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The Civil Rights Act of 1964

The Civil Rights Act of 1964

The Civil Rights Act of 1964

Procedures Under Title VII:

Under Title VII of the Civil Rights act of 1964,
employees in the United States of America are protected from workplace
discrimination based on race, ethnicity, color, religion
, or gender. Additionally, Title VII prohibits employment discrimination
based on association with any race, ethnicity, color
, religion,
or gender.  

In
addition to
prohibiting workplace discrimination based on the listed
attributes, Title VII also contains provisions against sexual harassment in the
workplace.  Victims of employment discrimination or
sexualhHarassment in the workplace may seek relief via legal procedure litigation under Title VII of the Civil Rights act of
1964.

Intentional Discrimination:

Under Title VII of the Civil Rights Act of 1964,
Intentional Discrimination is classified as the obstruction or deliberate
discrimination of a particular group of individuals from equal employment at a
particular position.  The charge of Intentional Discrimination is
prohibited in public/private employment for those qualifications not deemed
“mission critical” under the standards set by the Equal Employment
Opportunity Commission.  

Intentional Discrimination must present a reasonable
likelihood of targeting a specific group for discrimination by setting an
unfair standard for employment
. Standards which inadvertently prohibit an individual’s employment may not
qualify as Intentional Discrimination.

Unintentional Discrimination:

Under Title VII of the Civil Rights act of 1964, the
practices of Employment Discrimination were targeted and countermanded by new
legislation which was overseen by the Equal Employment Opportunity Commission
(EEOC).  Amongst the practices targeted by the EEOC is the practice of
Unintentional Discrimination.  While intentional discrimination blatantly
bars a demographic from equal opportunity for employment, Unintentional
Discrimination involves that which many not appear biased on the surface, but
may still create an unbalanced and unfair work environment.

Race, Color & Nationality:

The Civil rights Act of 1964
prohibits employment discrimination under Title VII.  Among the various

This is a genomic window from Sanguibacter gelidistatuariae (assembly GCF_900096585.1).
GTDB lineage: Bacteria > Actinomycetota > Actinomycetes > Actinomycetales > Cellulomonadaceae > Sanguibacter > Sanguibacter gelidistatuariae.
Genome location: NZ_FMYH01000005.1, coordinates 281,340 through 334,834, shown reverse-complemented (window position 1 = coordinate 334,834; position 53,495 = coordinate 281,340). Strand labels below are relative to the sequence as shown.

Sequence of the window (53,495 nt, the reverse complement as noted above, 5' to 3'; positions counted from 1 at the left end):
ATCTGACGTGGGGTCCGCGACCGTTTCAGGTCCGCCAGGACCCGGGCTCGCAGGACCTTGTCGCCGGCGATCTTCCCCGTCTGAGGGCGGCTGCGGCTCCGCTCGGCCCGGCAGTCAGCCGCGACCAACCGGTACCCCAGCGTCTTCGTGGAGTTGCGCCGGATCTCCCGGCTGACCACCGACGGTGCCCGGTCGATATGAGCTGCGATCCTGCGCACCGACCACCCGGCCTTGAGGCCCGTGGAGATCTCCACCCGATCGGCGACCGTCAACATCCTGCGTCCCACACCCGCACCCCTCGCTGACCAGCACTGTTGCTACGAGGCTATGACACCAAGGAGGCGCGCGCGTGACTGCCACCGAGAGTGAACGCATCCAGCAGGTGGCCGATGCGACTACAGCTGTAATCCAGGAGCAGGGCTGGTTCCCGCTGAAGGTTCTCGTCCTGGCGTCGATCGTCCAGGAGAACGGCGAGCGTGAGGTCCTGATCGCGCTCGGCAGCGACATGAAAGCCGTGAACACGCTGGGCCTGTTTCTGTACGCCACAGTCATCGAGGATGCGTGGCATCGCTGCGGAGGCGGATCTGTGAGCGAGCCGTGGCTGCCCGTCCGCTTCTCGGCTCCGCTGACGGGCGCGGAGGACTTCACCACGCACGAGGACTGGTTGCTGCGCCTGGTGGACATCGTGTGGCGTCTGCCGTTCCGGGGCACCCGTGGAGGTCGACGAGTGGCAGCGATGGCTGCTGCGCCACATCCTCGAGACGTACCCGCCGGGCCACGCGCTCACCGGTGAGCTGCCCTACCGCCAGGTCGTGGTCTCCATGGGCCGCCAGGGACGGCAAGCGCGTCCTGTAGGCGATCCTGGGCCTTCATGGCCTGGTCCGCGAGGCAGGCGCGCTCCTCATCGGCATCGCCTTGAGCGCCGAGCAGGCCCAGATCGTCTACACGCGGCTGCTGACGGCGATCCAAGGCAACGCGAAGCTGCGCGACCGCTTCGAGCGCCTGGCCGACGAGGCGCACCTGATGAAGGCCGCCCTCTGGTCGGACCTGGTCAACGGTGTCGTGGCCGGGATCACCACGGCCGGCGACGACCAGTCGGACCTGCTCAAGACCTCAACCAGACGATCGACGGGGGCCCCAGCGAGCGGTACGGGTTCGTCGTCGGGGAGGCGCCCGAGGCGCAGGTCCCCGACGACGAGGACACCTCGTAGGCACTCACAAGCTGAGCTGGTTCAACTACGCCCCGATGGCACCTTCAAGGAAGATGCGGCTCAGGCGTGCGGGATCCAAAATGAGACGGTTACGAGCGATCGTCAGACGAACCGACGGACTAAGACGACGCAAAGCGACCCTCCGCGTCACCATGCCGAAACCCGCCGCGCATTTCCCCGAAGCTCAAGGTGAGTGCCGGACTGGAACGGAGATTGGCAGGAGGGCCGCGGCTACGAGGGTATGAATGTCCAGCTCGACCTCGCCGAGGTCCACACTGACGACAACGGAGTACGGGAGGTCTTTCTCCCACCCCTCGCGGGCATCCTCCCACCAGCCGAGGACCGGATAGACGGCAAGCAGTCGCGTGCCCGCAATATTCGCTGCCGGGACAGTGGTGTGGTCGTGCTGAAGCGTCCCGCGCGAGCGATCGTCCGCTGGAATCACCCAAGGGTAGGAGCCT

forms of employment discrimination targeted in Title VII of the
Act is the prohibition of employment discrimination based on Race, Color and
Nationality.  Discrimination in the workplace or hiring process based on
Race, Color and Nationality is regulated and targeted by the EEOC
, which seeks to review complaints of subsequently related discrimination
and evaluate/direct them to the appropriate judicial authority.

Religion:

Title VII of the Civil Rights Act of 1964 targets the practice of employment discrimination based on
many discernible qualities including religion. A person’s religion is
his or her declared or practiced spiritual faith or heritage. Title VII makes
it illegal for an employer to involve religion in the workplace or application
process in any way, as this may be a factor which unfairly influences a
prospective employee’s eligibility or treatment in the workplace.

Gender:

Under Title VII of the Civil Rights Act of 1964, it is
illegal to discriminate in the workplace or hiring process against candidates
based on gender. Sex discrimination may involve the barring of certain
individuals from candidacy based on their respective gender.  Sex
discrimination may also involve the mistreatment or harassment of individuals
in the workplace based on gender.  It is important to distinguish between
Sex Discrimination Harassment and Sexual Harassment in the workplace – both are
different charges with different consequences and causes of action.

Constructive Discharge:

The term Constructive Discharge is stipulated in the Civil Rights Act of 1964 under Title VII, which targets and regulates practices of employment
discrimination. Constructive Discharge occurs when an employer makes a working
environment intolerable and often forces an employee to quit. There are many
factors which may make a breach of employment eligible to be considered as
Constructive Discharge, though most cases include a degree of harassment on the
employer’s behalf.

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